Once the ton’s most notorious rake, Dalton MacIain has returned from his expedition to America during the Civil War-wounded and a changed man. Instead of attending soirees, he now spends his time as a recluse. But Dalton’s peace is disturbed when Minerva Todd barges into his London townhouse, insisting he help search for her missing brother Neville. Though Dalton would love to spend more time with the bewitching beauty, he has no interest in finding Neville-for he blames him for his injury.
rumors she has heard about him…and the fierce attraction pulling her toward him.
Dalton MacIain, Earl of Rathsmere, stood in the doorway of his library, listening to Howington argue with a harridan. Were there peddlers in Tarkington Square now? He couldn’t hear their words, only the tone. Howington was maintaining his usual calm demeanor. The woman wasn’t, her voice growing louder, vying with the thunder growling overhead for dominance.
Turning back to the room, he dismissed the two of them. Howington would get rid of her, whoever she was.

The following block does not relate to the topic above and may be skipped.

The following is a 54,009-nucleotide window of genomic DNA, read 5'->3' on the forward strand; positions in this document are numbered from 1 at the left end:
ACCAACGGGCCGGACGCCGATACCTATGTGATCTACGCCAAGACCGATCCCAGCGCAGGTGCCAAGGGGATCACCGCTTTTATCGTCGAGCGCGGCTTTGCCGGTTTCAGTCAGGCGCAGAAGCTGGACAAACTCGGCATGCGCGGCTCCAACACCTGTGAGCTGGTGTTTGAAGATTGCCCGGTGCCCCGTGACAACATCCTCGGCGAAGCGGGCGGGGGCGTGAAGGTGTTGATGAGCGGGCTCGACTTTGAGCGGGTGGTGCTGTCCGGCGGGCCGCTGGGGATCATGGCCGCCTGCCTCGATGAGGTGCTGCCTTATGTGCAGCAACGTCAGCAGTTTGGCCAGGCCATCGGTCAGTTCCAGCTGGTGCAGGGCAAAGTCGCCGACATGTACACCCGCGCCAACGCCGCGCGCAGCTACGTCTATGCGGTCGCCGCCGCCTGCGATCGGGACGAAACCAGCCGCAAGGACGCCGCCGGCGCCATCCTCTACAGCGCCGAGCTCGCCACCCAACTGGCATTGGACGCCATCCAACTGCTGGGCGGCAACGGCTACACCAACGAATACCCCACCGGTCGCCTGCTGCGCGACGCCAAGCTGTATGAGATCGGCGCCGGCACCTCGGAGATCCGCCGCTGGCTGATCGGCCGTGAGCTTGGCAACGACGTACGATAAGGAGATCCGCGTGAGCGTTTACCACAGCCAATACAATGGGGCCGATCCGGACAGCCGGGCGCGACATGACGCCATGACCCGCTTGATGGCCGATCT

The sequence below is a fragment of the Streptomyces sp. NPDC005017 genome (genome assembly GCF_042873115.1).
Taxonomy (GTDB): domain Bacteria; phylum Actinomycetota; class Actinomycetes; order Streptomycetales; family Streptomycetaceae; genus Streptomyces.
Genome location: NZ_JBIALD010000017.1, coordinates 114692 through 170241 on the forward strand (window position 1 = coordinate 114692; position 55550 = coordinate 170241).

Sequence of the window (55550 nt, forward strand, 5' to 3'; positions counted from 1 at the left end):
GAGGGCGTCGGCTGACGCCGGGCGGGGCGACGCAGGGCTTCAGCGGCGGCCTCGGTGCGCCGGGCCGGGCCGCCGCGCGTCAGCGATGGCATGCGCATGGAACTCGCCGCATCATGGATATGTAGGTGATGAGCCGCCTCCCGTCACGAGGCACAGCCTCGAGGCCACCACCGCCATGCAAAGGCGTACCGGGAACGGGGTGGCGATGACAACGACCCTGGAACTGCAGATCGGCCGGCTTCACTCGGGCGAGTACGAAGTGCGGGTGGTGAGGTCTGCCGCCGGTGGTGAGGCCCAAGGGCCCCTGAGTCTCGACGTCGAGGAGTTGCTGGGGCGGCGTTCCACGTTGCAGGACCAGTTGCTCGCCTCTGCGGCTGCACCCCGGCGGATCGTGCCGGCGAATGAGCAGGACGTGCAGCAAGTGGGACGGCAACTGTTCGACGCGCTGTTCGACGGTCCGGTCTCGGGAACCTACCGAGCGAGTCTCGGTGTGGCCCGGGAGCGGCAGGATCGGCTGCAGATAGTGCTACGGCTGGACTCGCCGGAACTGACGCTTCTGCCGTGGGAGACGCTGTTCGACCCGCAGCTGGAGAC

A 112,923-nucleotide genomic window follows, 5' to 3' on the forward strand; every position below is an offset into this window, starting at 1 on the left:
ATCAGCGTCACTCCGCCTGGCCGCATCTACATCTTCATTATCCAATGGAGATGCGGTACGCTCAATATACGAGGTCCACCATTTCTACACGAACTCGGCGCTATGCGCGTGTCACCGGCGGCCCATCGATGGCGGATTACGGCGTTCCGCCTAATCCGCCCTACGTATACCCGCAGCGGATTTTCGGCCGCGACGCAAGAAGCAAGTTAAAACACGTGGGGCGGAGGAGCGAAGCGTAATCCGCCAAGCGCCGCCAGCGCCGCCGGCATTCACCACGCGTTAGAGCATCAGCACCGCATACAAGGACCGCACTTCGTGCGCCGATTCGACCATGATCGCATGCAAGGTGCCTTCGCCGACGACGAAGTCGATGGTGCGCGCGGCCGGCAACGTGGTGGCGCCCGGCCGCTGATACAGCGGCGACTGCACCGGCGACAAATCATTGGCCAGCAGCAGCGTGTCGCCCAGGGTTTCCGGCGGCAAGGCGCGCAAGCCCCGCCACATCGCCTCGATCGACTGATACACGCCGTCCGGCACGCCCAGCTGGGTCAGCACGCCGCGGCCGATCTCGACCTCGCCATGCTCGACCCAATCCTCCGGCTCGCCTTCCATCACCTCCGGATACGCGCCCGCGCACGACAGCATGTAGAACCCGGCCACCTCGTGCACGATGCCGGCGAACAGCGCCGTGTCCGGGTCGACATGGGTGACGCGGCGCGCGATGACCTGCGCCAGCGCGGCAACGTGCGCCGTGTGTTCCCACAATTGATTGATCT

He shouldn’t have sent his majordomo to Gledfield. If Samuels had remained here he would have opened the door, thereby sparing Howington the duty. Samuels would have also been a buffer between him and Howington. Pity that he hadn’t considered that earlier. Now Howington was always present, forever hovering in that obsequious way of his.
He moved unerringly to the window, reached up and closed the drapes against the storm. He remembered their shade, an emerald color he favored. Everything else about the room was as he recalled it: two wing chairs upholstered in a dark green fabric sat before the fireplace with a small table between them; enough books in the shelves that he gave the appearance of being a well-read man. His onetime companions would have been genuinely shocked to know that he had read most of them, a good thing now.
Thunder rumbled, the windows shivering in response. The drumming of rain on the street outside sounded like muffled artillery.
He made his way to the sideboard on the opposite wall, a distance of exactly ten feet.
Removing the stopper from the cut glass decanter, he reached for a glass and tried to hold it steady. Another roar of thunder, this one sounding too much like cannon fire, made him put down the decanter and the glass, hearing the chink as they landed on the tray.
He stood with his fingers braced against the sideboard, staring straight ahead and willing his hands to stop their trembling.